Karl Maria Wiligut (1)

Karl Maria Wiligut was a quintessential occultist. Quintessential because “occultus” means “secret” in Latin. In other words, it refers to some knowledge and practices deliberately kept secret (hidden) from just about anyone – except a very small number of the “initiated” (some occult knowledge and practices are limited to just one individual).

Historian Michael Moynihan – author of the book “The Secret King: The Myth and Reality of Nazi Occultism” called Wiligut “an eternally obscure man”. Which is true – and very appropriate for the best-known (most likely, the only known) “Nazi occultist”.

Wiligut wrote relatively little (in comparison to his predecessor Guido von List) and published even less (much – if not most – of his work remains in archives). It sure looks like he had no desire to share his occult knowledge with the general public – he preferred to restrict to a very small number of individuals who fit the “need to know” criteria.

He was a shadowy figure in early twentieth-century Austria (he published his ideas only in little-known journals in the 1930s) and (all of a sudden) became a member of Himmler’s SS in 1933 where he produced what amounted to private reports for his chief.

It appears that he had but one Mission in life – to communicate certain esoteric and occult knowledge to Heinrich Himmler (and inspire the latter to get involved in certain occult, mystical and magical practices).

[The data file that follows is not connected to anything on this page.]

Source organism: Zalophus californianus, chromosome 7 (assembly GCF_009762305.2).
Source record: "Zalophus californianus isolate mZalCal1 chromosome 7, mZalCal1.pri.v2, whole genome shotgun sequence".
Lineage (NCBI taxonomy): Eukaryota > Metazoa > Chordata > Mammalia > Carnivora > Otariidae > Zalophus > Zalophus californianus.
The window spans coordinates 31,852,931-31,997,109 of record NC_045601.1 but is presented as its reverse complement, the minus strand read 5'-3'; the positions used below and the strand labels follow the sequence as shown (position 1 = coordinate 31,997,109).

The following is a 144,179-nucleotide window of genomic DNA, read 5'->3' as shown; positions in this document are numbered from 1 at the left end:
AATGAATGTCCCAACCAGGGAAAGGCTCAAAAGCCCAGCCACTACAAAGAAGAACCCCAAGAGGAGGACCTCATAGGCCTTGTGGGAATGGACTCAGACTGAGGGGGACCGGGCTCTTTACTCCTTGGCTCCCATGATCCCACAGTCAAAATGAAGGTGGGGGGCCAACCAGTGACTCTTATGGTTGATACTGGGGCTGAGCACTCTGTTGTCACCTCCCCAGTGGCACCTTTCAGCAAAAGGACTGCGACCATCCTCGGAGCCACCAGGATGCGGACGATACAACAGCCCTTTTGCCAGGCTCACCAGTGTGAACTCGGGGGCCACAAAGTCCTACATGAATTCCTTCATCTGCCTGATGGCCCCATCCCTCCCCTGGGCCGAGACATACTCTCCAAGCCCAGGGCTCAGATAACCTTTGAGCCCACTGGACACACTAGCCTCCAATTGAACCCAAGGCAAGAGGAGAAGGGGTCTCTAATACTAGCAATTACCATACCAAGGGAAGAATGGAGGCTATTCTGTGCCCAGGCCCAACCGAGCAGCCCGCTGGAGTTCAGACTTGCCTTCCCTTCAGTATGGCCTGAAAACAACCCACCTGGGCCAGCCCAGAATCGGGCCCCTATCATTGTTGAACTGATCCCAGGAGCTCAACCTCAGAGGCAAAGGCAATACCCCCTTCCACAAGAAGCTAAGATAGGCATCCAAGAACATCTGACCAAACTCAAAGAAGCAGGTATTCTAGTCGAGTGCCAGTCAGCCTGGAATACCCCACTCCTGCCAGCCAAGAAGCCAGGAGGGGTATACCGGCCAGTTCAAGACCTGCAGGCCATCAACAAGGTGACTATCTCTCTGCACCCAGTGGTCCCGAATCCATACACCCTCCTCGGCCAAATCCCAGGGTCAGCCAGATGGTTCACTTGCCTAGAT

Little is known of his early life. And what is known, gives no explanation for his interest in occult (and subsequent commitment to this subject). Karl Maria Wiligut was born December 10th, 1866 in Vienna to a second generation army officer, Franz Karl Wiligut and baptized Roman Catholic (no surprise here – Austria was a Catholic country).

At the age of fourteen Karl Maria began to follow in the footsteps of his father and grandfather (which made him a third-generation Army officer) and enrolled in the Imperial Cadet School in Vienna-Breitensee.

In December 1884 (i.e. at the age of eighteen) he joined the 99th Imperial and Royal Infantry Regiment at Mostar, Herzegovina. Four years later, he was promoted to Second Lieutenant, in another four years to First Lieutenant, ten years later to Captain and in ten more years he made major. Not exactly a meteoric rise, if you ask me.

During the First World War Wiligut served with distinction in heavy combat on the Russian front. By the end of the war he had been promoted to the rank of full colonel (Oberst). At that time, he was already 52 years old; the Austrian-Hungarian Empire collapsed… so it is no surprise at all that the Austrian Army did not need him anymore.

Hence he was left with no other option but to resign from military (effective from 1 January 1st 1919) and move on to the civilian life, taking residence in Salzburg. It appears that he was shocked and hurt by his forced retirement which inflicted on him a severe emotional trauma.

After all, he gave almost 40 years (all his adult life, in fact) to serving his country in its armed forces (the country that no longer existed – which definitely did not help) and retired with impeccable record. This trauma was exacerbated by a personal tragedy – his only son (his other children were daughters) died in his infancy in 1910.

His reaction was completely natural (albeit unhealthy – to put it mildly): he “escaped” into his “alternative world”. The only world (except the military, of course) that he knew. The world of the occult.

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